Emulating life in 3D with digital and experimental tissue models
Cell culture-based experiments are important pillars in all medically related research, allowing examination of living cells without the use of research animals or human subjects. However, the commonly used cellular monolayer cultures are a remote reflection of in vivo conditions, due to a lack of the cellular, structural and chemical elements forming the tissue microenvironment. This disparity results in cells losing their tissue-like phenotype over time, limiting the potential of the models for studying tissue biology and disease progression, and for testing pharmaceutic and toxic compounds.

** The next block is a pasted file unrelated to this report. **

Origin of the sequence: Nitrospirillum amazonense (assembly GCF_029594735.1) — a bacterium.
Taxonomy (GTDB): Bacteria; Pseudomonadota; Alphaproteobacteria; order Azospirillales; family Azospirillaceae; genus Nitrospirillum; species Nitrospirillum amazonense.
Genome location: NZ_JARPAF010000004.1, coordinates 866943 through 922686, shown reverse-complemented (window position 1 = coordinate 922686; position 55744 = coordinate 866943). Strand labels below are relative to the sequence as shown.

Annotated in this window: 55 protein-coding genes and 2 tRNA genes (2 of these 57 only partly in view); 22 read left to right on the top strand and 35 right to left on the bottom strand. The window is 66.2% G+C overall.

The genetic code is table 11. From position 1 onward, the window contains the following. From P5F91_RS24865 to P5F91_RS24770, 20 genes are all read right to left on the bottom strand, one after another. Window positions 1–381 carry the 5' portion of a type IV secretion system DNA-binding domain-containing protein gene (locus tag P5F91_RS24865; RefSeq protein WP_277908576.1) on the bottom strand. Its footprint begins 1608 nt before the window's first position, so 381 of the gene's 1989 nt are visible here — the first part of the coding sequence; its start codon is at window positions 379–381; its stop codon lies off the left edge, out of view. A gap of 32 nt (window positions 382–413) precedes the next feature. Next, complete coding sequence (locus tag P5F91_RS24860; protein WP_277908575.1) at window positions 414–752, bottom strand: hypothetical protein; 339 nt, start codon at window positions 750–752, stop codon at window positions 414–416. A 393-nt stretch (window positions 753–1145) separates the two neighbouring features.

3DLife aims to develop novel strategies for microtissue engineering in 3D, to provide model systems of organ function and bridge the gap to in vivo conditions. To understand how the microenvironment affects cells we will synthesize novel and tuneable extracellular scaffold materials, and develop tools for high-throughput screening (HTS) of 3D cell cultures to assess genetic expression patterns in response to defined scaffold properties. These advances have limited translational potential without a digital approach that can process the vast data output from HTS analyses and provide a systems-level understanding of material-cell interactions. By applying a computational model, we can predict the requirements of organotypic cells to their microenvironment and tailor materials for improved in vivo-like tissue and organ models for research and clinical applications beyond the state of the art. To achieve this ambitious goal, 3DLife brings in expert competence within material engineering, high-throughput analyses, transcriptomics and bioinformatics, cell biology and cultivation, microsystem technology and mathematical and computational modelling from NTNU and SINTEF supported by international academic collaboration. The project will contribute to the Centre for Digital Life Norway (DLN) with new knowledge, materials and methodology with a broad field of application in biotechnology.